Twindig Housing Market Index (HMI) 5 Nov 22
Well, this was certainly a week to remember, as the Nationwide reported that house prices fell by £5,500 in October and the Bank of England made the biggest rise in Bank Rate for 33 years, the Twindig Housing Market Index rose by 2.8% this week to 62.8.
Huge Bank rate rise
Residential investors were not spooked by the large 75bp rise in the Bank of England's Bank Rate, this was widely anticipated and the Bank of England was clear that rates will continue to rise for some time to come yet. Current expectations are that Bank Rate will peak at around 5.25% in the third quarter of 2023 before starting to fall. The Bank of England estimates that around 1.6 million households who are currently on fixed-rate mortgages will need to re-mortgage between now and the end of Q3 2023, and this equates to about 1 in 7 mortgages.
Falling house prices
A fall of £5,500 in one month is not insignificant, but according to the Nationwide average house prices are still more than £52,000 higher than they were before the COVID-19 pandemic led us into lockdown.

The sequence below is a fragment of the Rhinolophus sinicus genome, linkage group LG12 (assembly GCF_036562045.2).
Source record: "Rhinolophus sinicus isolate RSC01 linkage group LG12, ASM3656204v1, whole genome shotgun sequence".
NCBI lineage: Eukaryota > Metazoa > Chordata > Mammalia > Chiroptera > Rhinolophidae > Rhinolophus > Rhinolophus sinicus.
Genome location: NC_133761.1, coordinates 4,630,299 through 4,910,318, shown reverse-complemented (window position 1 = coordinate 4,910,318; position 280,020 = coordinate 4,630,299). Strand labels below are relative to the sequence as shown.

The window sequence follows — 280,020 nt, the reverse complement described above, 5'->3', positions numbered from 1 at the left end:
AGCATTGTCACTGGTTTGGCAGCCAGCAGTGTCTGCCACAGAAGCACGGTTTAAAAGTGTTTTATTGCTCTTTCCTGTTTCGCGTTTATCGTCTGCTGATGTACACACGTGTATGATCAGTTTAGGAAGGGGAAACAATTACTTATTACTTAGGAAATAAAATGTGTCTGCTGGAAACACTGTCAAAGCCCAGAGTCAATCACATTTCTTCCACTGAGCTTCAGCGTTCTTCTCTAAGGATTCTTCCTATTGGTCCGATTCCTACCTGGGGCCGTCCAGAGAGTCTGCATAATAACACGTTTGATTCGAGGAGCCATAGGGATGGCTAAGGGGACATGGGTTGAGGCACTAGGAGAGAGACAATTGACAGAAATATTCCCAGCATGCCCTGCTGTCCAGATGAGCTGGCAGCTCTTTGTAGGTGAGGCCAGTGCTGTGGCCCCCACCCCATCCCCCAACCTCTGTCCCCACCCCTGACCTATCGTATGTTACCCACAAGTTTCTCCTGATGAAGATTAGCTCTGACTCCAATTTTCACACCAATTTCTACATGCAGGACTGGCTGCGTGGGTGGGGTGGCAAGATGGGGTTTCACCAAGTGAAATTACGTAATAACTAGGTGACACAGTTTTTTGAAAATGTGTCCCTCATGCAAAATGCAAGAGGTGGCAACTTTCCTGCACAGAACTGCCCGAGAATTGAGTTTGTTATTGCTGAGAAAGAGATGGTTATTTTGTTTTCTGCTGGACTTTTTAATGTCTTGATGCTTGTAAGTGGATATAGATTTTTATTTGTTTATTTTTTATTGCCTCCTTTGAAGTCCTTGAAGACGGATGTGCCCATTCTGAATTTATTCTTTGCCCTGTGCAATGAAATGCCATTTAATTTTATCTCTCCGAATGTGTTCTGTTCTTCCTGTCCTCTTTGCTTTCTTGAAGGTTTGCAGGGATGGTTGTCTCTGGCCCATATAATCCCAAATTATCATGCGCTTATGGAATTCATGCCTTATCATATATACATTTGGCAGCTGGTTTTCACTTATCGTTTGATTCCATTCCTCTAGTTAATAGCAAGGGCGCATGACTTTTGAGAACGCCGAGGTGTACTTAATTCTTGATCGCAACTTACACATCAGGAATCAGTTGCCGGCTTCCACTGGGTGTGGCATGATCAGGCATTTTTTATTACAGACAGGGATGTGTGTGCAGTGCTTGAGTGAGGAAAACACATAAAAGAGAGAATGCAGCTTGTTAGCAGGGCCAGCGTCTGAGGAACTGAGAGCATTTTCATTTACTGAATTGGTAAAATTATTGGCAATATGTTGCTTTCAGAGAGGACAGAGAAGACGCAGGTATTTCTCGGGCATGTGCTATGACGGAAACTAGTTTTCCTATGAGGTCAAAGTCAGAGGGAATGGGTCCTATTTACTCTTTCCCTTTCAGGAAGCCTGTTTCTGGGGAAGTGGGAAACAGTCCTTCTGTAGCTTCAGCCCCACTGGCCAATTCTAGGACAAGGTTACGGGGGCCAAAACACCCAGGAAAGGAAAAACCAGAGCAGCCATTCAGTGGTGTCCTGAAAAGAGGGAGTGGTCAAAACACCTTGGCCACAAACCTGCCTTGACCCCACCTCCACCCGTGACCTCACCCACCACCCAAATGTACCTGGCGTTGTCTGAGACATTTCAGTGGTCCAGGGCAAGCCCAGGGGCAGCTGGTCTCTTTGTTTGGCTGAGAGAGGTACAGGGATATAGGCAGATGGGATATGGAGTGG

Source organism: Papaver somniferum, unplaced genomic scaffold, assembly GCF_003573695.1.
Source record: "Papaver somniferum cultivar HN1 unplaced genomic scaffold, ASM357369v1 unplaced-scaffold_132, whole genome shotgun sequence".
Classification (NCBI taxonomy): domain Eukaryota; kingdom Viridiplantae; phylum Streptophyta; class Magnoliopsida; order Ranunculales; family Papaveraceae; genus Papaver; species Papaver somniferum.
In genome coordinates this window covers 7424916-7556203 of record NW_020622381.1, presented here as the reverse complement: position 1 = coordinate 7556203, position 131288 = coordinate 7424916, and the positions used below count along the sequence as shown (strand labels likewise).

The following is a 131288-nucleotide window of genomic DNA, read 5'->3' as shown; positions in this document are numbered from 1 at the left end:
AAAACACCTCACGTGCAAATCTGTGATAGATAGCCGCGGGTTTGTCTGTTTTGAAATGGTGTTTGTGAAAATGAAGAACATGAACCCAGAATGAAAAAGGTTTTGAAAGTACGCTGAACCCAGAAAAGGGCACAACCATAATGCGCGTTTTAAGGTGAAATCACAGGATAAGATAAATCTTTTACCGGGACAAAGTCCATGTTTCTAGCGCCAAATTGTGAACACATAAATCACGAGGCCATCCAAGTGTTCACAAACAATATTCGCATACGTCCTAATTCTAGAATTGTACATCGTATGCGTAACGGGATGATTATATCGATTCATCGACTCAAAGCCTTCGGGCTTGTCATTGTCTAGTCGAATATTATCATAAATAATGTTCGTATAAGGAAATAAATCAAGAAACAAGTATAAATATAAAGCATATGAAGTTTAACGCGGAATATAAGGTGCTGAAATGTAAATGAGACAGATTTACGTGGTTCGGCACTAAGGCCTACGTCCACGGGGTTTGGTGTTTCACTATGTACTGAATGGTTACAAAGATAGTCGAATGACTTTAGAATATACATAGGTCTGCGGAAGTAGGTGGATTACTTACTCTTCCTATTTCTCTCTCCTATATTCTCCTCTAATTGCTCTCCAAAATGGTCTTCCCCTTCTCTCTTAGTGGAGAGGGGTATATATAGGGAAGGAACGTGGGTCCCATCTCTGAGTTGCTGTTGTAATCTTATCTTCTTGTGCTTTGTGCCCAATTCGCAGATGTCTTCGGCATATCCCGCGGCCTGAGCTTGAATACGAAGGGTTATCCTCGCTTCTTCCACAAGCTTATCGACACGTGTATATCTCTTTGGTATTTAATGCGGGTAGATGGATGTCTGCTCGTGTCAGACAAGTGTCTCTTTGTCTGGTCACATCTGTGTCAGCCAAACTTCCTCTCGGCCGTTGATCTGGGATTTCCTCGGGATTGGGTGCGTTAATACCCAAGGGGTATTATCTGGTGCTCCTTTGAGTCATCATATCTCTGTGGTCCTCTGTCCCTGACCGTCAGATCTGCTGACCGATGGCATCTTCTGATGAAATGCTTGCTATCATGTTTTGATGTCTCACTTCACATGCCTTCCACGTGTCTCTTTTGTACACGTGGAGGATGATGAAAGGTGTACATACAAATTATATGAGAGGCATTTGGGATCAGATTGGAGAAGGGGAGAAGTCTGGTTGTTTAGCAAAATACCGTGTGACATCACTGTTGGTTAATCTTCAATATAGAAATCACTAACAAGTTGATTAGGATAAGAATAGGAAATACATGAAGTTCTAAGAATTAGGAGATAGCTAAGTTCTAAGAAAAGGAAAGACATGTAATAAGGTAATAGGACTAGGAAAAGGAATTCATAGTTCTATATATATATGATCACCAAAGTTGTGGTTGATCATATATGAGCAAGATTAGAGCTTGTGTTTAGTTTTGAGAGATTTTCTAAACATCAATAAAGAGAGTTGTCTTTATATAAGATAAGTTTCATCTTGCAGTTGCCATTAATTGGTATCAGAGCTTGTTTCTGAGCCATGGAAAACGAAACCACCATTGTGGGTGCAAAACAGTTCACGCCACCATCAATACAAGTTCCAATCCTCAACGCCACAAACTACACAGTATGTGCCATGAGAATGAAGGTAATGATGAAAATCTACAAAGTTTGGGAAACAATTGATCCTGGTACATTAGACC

Many commentators including Savills expect house prices to fall by 10% next year as Bank Rate, and therefore mortgage rates, continue to rise.
A ten per cent fall in house prices would take house prices back to where they were in April 2021, a level still 12% higher than they were before the first lockdown.
Our gut feel, and it is more of a gut feeling than a forecast is that house prices will not fall by 10% next year.
A thinner housing market for 2023
Whilst many will be aiming to lose a few pounds in the new year, we expect that the housing market will be thinner next year. In our view, a moderation in housing market activity (fewer housing transactions) is more likely than double-digit house price falls.
We would also note that the majority of those who move next year will be motivated buyers and sellers, moves driven more by need than desire or aspiration, those who need to 'get moving done'. Such moves will reflect pricing in very specific and very local markets and we would be wary of extrapolating such price trends across the whole country. We must remember that if a house doesn't sell, its price has not changed.